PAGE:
Vassily Kandinsky’s large, expressive artworks contained simple colored masses that were to be considered independently from forms and lines. He suggested that communion between artist and viewer is available to both the senses and the mind. He directly experienced synesthesia; indeed equated artworks to musical compositions (not the first artist to do that — one immediately thinks of Whistler); he maintained, and eventually proved, that combinations of colors produce emotional vibrational frequencies.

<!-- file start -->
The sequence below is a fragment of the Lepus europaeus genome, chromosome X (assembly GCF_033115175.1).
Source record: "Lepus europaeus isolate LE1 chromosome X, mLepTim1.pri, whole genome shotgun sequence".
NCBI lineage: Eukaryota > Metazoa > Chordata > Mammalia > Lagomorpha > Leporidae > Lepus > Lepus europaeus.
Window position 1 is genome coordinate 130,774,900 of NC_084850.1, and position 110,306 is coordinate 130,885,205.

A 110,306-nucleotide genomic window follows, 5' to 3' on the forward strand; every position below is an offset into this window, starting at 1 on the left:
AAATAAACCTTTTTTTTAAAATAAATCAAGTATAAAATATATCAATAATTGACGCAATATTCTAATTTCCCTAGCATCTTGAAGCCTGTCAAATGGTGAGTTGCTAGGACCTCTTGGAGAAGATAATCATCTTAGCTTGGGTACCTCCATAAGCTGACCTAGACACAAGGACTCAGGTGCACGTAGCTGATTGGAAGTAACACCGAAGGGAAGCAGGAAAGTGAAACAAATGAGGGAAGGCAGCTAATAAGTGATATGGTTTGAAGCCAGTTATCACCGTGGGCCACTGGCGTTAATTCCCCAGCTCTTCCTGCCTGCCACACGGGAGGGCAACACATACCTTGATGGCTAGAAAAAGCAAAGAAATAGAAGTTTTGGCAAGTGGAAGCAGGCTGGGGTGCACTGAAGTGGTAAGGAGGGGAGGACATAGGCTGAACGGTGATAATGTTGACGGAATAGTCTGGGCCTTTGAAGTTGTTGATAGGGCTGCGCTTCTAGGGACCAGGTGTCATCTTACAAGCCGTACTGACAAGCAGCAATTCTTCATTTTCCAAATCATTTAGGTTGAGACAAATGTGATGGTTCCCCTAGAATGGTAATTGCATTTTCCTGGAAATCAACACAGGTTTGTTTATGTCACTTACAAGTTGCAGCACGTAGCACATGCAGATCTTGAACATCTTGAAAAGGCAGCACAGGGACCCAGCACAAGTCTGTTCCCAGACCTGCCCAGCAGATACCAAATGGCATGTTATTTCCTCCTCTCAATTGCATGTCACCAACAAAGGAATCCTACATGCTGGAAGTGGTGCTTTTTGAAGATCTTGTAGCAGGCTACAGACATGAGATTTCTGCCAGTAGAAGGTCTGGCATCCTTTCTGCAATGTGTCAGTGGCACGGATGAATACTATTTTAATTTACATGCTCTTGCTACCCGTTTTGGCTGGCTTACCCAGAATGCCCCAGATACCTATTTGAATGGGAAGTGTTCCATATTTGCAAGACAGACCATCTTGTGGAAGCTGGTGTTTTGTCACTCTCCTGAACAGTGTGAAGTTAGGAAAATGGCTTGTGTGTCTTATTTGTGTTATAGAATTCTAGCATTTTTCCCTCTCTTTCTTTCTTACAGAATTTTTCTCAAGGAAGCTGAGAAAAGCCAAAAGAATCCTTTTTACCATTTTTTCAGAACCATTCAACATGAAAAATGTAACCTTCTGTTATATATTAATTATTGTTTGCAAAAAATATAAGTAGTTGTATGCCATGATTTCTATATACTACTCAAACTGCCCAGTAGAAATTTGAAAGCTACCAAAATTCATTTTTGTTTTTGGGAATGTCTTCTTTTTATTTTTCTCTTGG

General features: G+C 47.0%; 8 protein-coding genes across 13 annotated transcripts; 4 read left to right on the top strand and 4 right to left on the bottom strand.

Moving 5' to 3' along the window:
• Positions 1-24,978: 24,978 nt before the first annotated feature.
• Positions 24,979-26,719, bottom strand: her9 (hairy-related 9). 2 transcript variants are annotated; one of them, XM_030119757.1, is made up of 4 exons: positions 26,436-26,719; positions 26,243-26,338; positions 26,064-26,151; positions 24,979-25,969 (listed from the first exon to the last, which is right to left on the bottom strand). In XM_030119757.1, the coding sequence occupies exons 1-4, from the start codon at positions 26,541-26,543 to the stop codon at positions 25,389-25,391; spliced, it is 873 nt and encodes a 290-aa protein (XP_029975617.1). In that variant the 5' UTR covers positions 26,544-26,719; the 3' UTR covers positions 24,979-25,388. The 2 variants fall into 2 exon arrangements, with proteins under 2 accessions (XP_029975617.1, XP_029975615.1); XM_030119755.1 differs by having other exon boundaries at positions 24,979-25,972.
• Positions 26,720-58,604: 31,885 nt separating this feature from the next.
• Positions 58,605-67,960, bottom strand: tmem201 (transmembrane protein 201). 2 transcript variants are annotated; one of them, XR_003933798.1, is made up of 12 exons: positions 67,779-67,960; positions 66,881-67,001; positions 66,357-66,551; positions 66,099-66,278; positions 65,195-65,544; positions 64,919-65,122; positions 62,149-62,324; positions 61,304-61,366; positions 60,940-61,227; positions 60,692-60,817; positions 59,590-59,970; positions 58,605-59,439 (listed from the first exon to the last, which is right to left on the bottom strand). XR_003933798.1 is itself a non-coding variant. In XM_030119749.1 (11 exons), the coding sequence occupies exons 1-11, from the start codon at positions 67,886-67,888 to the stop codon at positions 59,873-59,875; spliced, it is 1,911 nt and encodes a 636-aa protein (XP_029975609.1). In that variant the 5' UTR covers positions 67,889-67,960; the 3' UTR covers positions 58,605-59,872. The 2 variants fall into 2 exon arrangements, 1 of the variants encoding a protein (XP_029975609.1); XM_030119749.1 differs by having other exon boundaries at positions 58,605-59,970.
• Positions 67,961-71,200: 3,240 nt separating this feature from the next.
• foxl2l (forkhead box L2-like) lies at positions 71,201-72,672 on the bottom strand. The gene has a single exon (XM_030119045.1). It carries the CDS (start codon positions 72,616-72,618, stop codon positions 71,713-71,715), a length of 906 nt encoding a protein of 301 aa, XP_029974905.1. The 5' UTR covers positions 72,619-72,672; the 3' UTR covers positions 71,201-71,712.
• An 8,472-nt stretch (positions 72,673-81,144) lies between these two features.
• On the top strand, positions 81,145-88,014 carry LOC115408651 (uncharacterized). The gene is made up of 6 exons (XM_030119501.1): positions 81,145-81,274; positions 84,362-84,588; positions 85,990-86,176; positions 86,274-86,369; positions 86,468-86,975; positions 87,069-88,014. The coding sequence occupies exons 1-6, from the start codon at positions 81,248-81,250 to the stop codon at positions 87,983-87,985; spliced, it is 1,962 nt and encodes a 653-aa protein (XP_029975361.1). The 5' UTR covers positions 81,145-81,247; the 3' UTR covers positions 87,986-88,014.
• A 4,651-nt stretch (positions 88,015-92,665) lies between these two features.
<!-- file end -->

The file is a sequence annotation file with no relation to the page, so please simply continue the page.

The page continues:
In his writings he advocated that the artist paint with ”absolute subjectivity”, relying on inner spirituality to guide the decisions of a painting. And in his treatise, “Point and Line to Plane”, Kandinsky suggested that the artist embrace the “dematerialization of the object” with artworks that vibrated “the sensible and spiritual strings of one’s soul.”
Above: Wassily Kandinsky, “Improvisation, Sea Battle”, 1913